Dems Plot to Sink Scott Brown
Tonight, Democratic big wheels will pile into Boston’s Symphony Hall, having spent up to $2,400 for the privilege of feting John Kerry.
The Boston Pops will play, along with dependable chicken-dinner strummer James Taylor and the living members of Peter, Paul, and Mary. One party veteran estimates that the night, a celebration of Kerry’s 25 years in U.S. Senate, could bring in as much as $2 million.
But the gala is about more than showing appreciation—it’s a display of force. State Democrats want to show that they are ready to take on Scott Brown, the Republican who so embarrassed them last January, and whose election foretold the GOP midterm smackdown.
“We cannot underestimate Scott Brown,” says Doug Rubin, senior strategist for Gov. Deval Patrick, in a line that Democrats repeat endlessly like a spell to ward off bad election voodoo.
The challenge that Brown presents is formidable. In surveys, he ranks as the most popular politician in the state, with a crossover appeal that’s dangerous to the Democrats. More than a quarter of self-identified liberals say they approve of the job Brown is doing. He had nearly $7 million in the bank at the end of September. And although Brown is losing love from the Tea Party movement, he diligently picked up chits campaigning throughout the country during the midterms. Plus with a memoir in the works, Brown can expect another round of national attention in early 2011.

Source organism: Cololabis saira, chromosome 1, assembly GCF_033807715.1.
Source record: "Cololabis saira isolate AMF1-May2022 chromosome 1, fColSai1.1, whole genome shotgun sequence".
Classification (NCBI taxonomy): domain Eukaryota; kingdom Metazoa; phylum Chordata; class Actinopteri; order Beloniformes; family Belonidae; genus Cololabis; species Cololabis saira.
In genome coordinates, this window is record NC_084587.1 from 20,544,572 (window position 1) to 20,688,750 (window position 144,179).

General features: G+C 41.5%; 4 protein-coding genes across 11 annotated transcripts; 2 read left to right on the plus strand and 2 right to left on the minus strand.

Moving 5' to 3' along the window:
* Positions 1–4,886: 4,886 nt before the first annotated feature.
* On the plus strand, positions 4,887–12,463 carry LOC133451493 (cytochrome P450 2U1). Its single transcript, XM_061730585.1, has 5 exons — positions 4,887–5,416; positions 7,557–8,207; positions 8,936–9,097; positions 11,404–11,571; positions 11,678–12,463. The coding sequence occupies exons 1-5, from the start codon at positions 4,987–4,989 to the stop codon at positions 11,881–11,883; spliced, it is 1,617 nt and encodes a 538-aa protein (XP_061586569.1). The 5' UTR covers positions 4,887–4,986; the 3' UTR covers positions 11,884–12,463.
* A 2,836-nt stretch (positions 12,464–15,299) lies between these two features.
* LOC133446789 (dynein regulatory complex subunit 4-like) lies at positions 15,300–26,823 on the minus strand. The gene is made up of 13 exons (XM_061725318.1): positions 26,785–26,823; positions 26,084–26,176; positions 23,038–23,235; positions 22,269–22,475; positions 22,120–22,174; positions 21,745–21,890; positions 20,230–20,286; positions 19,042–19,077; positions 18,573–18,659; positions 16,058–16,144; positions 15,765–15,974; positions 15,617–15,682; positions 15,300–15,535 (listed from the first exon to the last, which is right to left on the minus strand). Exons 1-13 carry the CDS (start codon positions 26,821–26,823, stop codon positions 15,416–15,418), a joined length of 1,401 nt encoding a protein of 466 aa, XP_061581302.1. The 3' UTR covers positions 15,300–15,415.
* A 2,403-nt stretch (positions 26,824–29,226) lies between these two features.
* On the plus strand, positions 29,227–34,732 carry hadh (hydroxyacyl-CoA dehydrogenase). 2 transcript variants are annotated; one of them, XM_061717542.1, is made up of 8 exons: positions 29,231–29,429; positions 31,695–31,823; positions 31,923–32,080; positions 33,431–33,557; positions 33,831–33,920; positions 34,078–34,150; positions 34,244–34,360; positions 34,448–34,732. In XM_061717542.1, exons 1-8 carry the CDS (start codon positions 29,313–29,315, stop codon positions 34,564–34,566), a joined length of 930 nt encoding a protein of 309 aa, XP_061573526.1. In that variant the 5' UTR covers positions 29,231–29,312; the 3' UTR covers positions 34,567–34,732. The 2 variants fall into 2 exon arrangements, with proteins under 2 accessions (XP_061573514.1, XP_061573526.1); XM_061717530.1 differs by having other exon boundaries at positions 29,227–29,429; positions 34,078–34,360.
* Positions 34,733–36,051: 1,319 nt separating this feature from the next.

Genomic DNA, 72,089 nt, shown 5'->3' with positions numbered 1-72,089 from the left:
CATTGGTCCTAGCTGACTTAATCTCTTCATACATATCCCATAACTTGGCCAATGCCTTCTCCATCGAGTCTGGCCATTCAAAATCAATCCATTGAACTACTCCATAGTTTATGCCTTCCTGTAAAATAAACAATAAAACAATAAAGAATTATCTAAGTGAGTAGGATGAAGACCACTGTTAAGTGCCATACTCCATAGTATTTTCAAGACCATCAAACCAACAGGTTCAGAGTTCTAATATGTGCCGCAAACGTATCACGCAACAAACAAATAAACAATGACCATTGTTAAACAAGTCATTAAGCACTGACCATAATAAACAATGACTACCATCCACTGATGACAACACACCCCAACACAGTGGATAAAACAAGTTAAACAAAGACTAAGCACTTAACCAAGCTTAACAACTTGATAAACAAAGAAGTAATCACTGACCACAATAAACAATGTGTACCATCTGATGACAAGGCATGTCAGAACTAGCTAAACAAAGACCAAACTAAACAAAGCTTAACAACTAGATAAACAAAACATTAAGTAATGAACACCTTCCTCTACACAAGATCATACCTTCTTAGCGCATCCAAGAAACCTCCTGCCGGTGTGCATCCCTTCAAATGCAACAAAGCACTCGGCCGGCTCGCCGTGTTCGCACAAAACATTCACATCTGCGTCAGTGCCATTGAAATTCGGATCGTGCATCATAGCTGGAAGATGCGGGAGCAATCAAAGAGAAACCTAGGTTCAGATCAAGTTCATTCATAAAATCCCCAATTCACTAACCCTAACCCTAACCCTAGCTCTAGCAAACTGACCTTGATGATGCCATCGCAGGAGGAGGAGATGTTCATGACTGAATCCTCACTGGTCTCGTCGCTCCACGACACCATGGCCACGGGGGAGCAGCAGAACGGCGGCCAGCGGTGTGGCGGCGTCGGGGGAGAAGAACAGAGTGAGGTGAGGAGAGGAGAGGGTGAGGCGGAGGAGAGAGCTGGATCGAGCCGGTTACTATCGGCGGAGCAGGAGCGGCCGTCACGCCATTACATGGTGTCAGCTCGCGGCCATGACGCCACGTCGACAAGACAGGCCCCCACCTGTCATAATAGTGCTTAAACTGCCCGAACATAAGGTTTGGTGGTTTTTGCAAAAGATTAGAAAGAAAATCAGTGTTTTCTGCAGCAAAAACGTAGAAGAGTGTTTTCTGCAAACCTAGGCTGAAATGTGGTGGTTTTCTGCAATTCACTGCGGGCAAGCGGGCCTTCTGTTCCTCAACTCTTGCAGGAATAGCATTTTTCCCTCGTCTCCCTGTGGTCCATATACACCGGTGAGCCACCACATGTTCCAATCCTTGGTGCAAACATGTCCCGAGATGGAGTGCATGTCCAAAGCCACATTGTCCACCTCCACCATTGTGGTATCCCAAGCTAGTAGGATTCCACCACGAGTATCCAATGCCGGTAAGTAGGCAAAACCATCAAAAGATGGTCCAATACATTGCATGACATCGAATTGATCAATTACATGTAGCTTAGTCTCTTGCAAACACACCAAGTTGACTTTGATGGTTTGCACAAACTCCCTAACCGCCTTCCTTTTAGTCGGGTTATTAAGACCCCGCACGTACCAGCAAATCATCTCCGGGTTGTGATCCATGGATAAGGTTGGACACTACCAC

Against that juggernaut, the Democrats have a host of problems—fundraising for a start. Preparing for a race expected to require $15 million to $20 million, the party is now without its two most high-profile moneymen—Alan Solomont has taken a job as the U.S. ambassador to Spain while Steve Grossman was just elected state treasurer.
“I expect we will be outspent,” says Democratic chairman John Walsh.
Another problem stems from the quality of candidates they have to challenge the GOP. The two most admired Democrats in the state—and the two with perhaps the easiest shot at beating Brown—may be out of the running.
The candidate many Democrats would love to see on the ticket is Ted Kennedy’s widow, Victoria Kennedy. But she has done her darnedest to squelch rumors that she is interested in running. “There’s only one Senator Kennedy,” she told the Boston Globe Magazine this summer.
“No one knows—and I mean nobody—whether she is going to run or not, and I would include her in that.”
• The 2010 Political DictionaryStill, the one-time banking attorney hasn’t exactly shied away from the spotlight, fueling "will-she- or-won’t-she" rumors as she bangs the drum for the Edward M. Kennedy Institute, hustles around the country for fundraisers, pops in on women’s events throughout the state, and—in those rare spare moments—returns to Capitol Hill to stump for causes once championed by her husband.
“She is a major factor, and a major consideration for everybody,” says Democratic strategist Mary Anne Marsh. “No one knows—and I mean nobody—whether she is going to run or not, and I would include her in that.”
Another wish-list candidate is Deval Patrick, who trounced Republican Charlie Baker in this year’s gubernatorial race. But he, too, has expressed unwillingness to run.
There are, however, plenty of other potential candidates testing the waters.